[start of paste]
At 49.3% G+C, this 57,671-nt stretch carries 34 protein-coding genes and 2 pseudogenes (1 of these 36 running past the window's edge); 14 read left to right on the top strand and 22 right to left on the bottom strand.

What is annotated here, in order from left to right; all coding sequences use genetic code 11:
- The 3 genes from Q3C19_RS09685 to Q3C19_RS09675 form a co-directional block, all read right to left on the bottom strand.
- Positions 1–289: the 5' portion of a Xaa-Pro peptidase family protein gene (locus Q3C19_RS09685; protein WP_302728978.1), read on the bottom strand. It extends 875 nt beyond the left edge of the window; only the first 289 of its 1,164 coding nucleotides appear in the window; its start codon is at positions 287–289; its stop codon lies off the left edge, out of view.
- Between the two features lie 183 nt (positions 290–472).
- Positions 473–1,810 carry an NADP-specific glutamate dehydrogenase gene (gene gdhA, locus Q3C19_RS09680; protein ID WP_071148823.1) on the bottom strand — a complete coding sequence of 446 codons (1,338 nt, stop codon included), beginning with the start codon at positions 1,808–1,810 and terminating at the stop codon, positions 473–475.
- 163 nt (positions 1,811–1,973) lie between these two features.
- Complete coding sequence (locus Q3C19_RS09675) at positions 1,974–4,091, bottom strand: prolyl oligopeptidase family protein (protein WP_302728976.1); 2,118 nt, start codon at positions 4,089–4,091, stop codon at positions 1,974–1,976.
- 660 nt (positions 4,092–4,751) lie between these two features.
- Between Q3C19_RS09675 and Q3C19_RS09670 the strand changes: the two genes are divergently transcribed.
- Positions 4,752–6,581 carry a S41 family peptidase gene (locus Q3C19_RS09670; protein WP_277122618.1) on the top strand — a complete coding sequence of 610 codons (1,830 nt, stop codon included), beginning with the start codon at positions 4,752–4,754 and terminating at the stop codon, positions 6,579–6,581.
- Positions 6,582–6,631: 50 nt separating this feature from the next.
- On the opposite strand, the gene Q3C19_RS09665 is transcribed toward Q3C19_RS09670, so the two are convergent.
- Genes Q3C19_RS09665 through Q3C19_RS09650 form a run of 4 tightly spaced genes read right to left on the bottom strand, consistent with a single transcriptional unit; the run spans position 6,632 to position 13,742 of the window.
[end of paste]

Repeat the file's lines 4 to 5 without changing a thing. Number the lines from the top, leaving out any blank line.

- Positions 1–289: the 5' portion of a Xaa-Pro peptidase family protein gene (locus Q3C19_RS09685; protein WP_302728978.1), read on the bottom strand. It extends 875 nt beyond the left edge of the window; only the first 289 of its 1,164 coding nucleotides appear in the window; its start codon is at positions 287–289; its stop codon lies off the left edge, out of view.
- Between the two features lie 183 nt (positions 290–472).